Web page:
Human Connections


Human Connections was conceived and made in response to exhibits in the Natural History Museum in South Kensington as part of the group show of the same name. The group of seven artists worked with children and young adults within the museum while each making his or her own art.
The three exhibits that acted as inspiration were: first the fossil collection; second extinct species of animals and birds, third the development of Homo Sapiens. The sculpture imagines humans as an extinct species due to our own over-production, pollution and addiction to war. I pictured the finder of this long buried and fossilised human as an archaeologist from a distant galaxy in some future millennium.

Human Connections was not the largest sculpture I made but it was the most difficult to store and preserve. The cement figure is life sized and prone. She is entombed in bronze plates and surrounded by steel railings. The reason why the victim-figure is female is a remark made by a doctor, that women are more susceptible to toxic fumes than men. The plinth on which she lies is built of timber and plywood, the latter cased in galvanised steel sheet. All metal surfaces are corroded as though recently excavated. Two bronze masks stand either side of the main piece. Each is displayed in a museum pattern glass case set on a narrow plinth the same height as the central plinth and clad in corroded galvanised steel. The installation was constructed between 1988 and 1990 for the Still and Silent Objects exhibition in the Natural History Museum, South Kensington, December 1990 to February 1991. This included the work of seven artists who came together for an exhibition in the Pitt Rivers Museum, Oxford in 1988 under the title Gathering Rites Group.

The Natural History Museum arranged transport for Human Connections in its dismantled state and it took me two days work to assemble it in the large Victorian gallery. The Museum staff were helpful and kind to us but confused because responsibility for our exhibition was passed from one official to another ending up with a young woman, Jaqui Steart, who I knew as a student when I was teaching at Chelsea School of Art. Despite her last minute transfer, her arrangements for transport and access to the gallery were most efficient. Her (and our) task was not made easier when a blizzard struck the south to England, the electric supply failed and driving conditions between Oxford and West London became difficult.

In the spring of 1993 I showed Human Connections again, this time in the Picture Gallery, Christ Church College, University of Oxford, thanks to the promotion of experimental art of the Curator, Lucy Whittacker. The installation was exhibited with The Official Version, which also used bronze and mixed materials, and a number of smaller bronzes, each of them formed in wax and cast here in our family foundry at Hanborough.
Lucy is an art historian, today Assistant Curator of the Royal Painting Collection. She wrote a criticism of the installation in the small booklet we produced for the Christ Church exhibition. This is an extract from her written commentary.

“Both ‘Without Words’ and ‘Human Connections’ are records of the past in metal. Different materials like paper, wood and organic debris are burnt out to be replaced by metal – a transformation that reflects the fossilisation process. The transformation into metal reflects the way in which the vast spectrum of peoples lives is eventually altered and reduced until it lies encapsulated between the covers of books. In the process truth may be distorted and made more manageable. ‘Human Connections’ is a record of the past in another form, but again the process is of fossilisation as a female form slowly decays in her tomb, together with the harmful, unnecessary debris of our lives. She is Homo Sapiens crushed and flattened by our over-consumption of the earth’s resources and overproduction of toxic waste. The sculptures are silent but telling protests.”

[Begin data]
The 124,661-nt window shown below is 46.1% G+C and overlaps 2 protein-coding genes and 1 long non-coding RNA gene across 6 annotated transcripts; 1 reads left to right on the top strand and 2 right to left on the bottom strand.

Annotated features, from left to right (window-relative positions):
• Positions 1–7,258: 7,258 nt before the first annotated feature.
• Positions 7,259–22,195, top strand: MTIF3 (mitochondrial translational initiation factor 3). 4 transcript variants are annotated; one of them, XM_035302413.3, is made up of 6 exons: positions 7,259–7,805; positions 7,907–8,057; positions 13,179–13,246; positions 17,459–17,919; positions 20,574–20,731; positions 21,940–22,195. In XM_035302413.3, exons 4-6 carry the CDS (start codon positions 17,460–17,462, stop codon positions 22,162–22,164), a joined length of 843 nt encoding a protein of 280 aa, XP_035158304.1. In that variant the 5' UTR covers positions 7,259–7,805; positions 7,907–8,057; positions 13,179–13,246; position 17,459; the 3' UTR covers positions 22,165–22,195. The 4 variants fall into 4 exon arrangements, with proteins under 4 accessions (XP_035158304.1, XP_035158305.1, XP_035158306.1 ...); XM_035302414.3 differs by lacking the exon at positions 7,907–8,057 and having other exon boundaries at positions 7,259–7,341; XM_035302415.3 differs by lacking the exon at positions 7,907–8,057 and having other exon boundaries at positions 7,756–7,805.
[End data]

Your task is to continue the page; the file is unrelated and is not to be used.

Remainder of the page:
Human Connections attracted some attention in London mainly because of the two masks – male and female – (who happened to be me and my wife Sylvie, though my intention was to exhibit two human faces, not to appear, in any way, autobiographical). In Oxford it gained no critical notice so I was both interested and pleased when a Danish woman questioned me about it. Her comment was.
“Why has this not been shown internationally? This is a very important piece dealing with real dangers, real humanity, why is it not better known?”
I replied that I was only the artist and bronze-caster, it was for others to make such decisions.

Despite the kind words of the Danish lady I did not expect that Human Connections would be exhibited again. The bronze plates, the two masks and their cases all went into store, with the exception of a small number of inferior plates that I melted in the furnace. The rest had to stay outside the studio.
Twenty years passed before I resurrected Human Connections. By that time I had used up most of the plywood. I had originally treated the galvanised steel that covered the base with nitric acid to produce random corrosion and the exposed steel had almost rusted away. The cement figure and the fence surrounding her fared best. The fence aged in an authentic way and green algae gave the figure a patina. The offer of a fifty year retrospective exhibition by In Flanders Fields Museum was an honour that I did not expect. After so many years, arranging each of the bronze plates on the figure was a puzzle and I had to re-cast some of the plates. The Ieper (Ypres) City Council carpenters made new plinths for the figure and railings and for the two bronze masks. The exhibition opened in the Konigshalle in the Cloth Hall on the 14th of June 2013.

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Bronze, Cement & Wood
107 cm high x 113 cm wide
Bronze, Wood & Glass cabinets
44 cm high each